Amy Zalk Larson. Click here to read scripture passages for the day. Whatever your experience in your own family, the good news is that God, the ultimate parent, provides us all with roots and wings. We hear about them in our scripture readings today. We hear about what roots and grounds us — the love of God. We are called to abide in that love, to sink down into it and let it nurture us so that we will bear the fruit of love. We also hear about what gives us wings, what propels us out of the nest, helps us to take risks and enter the unknown — that is the Holy Spirit.
Create a New Bin
May 6, 2018 | Lamentations (Part 4): Don't Stop Lamenting
As a registered user, you'll also enjoy the ability to save content, access subscriber-only content and share. Each day, if we pay attention to life around us, we will be surprised, maybe astonished, at things that happen to us. Acts 10 may be one of the most astonishing chapters in the New Testament, containing the story of Peter and Cornelius—the prime instance of Jewish Christianity pioneering into a Gentile culture. With this sentence, Luke portrays the astonished circumcised believers or Jewish Christians with Peter on his mission to Cornelius house. Most of chapter 10 is given over to the double visions experienced by both Peter and Cornelius—a divine conspiracy getting the two together.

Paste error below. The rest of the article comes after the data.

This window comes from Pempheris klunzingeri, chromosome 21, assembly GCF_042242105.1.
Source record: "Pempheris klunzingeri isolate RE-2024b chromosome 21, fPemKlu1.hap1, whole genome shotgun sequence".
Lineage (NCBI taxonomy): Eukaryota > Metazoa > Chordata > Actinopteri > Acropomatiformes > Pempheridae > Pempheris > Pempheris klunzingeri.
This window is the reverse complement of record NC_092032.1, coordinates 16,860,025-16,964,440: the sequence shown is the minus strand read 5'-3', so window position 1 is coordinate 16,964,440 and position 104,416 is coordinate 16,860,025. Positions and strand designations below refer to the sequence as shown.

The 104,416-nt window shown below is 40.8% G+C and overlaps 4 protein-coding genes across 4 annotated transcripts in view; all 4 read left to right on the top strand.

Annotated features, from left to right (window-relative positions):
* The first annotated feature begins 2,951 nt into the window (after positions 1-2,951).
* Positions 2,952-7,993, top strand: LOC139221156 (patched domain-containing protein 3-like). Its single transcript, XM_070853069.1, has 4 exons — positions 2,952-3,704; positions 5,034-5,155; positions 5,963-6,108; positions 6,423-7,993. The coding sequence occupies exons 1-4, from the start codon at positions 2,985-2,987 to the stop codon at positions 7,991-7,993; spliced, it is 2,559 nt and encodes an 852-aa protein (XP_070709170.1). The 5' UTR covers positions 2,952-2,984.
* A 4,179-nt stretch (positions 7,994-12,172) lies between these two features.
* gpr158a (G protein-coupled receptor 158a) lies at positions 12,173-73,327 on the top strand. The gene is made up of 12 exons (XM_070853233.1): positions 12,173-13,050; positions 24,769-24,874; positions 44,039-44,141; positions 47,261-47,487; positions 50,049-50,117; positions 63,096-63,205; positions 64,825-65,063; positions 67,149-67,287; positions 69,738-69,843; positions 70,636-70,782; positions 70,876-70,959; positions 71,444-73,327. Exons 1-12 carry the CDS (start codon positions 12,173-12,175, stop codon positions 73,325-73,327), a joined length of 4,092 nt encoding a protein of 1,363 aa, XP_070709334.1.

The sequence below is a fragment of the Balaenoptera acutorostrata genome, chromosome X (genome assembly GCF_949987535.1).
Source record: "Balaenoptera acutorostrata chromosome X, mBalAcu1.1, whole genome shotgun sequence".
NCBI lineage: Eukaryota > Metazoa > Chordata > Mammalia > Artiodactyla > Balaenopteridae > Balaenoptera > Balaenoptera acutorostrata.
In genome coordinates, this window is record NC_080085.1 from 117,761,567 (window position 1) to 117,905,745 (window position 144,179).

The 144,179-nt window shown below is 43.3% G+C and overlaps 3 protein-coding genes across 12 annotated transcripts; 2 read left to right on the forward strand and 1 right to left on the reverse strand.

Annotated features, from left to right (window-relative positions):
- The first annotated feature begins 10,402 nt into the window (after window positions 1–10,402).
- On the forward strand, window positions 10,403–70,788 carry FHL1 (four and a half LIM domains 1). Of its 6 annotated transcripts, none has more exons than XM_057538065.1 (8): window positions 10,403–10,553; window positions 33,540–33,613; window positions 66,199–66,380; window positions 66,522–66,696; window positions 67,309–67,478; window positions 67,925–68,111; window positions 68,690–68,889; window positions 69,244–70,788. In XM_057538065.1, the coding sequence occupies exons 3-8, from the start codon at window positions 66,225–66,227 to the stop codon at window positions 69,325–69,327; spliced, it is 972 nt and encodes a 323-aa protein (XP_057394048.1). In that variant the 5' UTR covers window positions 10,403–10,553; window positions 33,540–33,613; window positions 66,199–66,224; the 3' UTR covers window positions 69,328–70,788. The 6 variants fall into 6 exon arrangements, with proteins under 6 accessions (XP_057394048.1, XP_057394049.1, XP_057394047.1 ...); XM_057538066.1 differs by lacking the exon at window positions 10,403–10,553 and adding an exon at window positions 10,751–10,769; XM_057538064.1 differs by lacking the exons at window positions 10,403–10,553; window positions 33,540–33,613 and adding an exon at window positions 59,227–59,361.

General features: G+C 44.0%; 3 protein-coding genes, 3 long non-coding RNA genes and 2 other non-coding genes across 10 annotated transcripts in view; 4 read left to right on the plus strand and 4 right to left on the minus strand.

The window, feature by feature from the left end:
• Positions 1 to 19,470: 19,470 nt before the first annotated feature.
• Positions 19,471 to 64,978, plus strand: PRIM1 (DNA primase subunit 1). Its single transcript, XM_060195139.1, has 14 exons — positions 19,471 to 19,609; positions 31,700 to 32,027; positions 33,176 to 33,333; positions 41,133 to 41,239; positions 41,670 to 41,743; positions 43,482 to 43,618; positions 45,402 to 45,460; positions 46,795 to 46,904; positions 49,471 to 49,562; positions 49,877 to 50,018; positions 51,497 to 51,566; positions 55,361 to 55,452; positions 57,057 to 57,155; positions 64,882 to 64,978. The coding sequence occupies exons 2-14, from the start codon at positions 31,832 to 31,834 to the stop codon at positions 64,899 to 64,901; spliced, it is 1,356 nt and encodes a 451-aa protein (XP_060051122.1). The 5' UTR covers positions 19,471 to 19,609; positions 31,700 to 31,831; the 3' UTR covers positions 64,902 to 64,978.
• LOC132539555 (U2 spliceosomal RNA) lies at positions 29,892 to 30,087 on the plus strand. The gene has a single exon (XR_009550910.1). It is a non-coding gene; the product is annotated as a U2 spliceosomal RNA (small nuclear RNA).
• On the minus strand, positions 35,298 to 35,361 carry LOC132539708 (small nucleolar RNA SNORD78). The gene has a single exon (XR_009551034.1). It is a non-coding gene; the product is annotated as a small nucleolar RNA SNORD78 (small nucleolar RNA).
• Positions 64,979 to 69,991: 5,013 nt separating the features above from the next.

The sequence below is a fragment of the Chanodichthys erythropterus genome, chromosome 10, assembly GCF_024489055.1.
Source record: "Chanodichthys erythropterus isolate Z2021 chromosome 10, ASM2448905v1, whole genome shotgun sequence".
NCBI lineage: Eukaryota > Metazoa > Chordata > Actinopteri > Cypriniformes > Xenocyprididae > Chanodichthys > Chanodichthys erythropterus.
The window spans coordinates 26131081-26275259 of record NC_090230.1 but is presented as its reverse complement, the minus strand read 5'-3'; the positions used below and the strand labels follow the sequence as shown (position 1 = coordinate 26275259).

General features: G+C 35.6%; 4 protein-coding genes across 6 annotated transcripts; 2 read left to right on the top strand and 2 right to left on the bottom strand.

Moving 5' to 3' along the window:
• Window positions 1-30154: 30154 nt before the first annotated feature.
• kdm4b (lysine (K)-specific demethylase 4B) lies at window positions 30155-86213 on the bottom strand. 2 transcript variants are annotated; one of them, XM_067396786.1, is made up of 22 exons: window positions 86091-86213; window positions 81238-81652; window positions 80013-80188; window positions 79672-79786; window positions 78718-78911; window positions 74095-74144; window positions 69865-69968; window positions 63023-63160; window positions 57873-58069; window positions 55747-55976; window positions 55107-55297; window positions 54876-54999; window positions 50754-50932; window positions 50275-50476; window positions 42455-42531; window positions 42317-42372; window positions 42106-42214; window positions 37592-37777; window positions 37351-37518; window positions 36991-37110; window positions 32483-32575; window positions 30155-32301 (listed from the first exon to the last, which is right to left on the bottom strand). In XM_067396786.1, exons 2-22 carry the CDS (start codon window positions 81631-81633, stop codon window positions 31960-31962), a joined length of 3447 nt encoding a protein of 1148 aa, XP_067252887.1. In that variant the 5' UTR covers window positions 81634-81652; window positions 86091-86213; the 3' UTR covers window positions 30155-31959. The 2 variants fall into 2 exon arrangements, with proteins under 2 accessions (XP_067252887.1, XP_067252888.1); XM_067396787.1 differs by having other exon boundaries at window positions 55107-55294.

Mike Holly. As the Father has loved me, so I have loved you; abide in my love. I have said these things to you so that my joy may be in you, and that your joy may be complete. You are my friends if you do what I command you. I do not call you servants any longer, because the servant does not know what the master is doing; but I have called you friends, because I have made known to you everything that I have heard from my Father.
He had washed their feet as a symbol of self-sacrificing love, then explained his new command to love each other as he loved them. Their distress upon hearing of his imminent departure led him to console them by promising to send them another Comforter from the Father to be with them. In that context, he repeated his command that they love each other. After leaving the Last Supper, Jesus continued the discussion by comparing himself to a vine with his disciples being the branches. He urged them to remain in that relationship. Jesus then described not only his ongoing presence with them, but how that presence would affect their relationships with each other. Before going to our Gospel reading in John 15, we need to clarify what John means by the word love. Note this from The New Bible Dictionary :.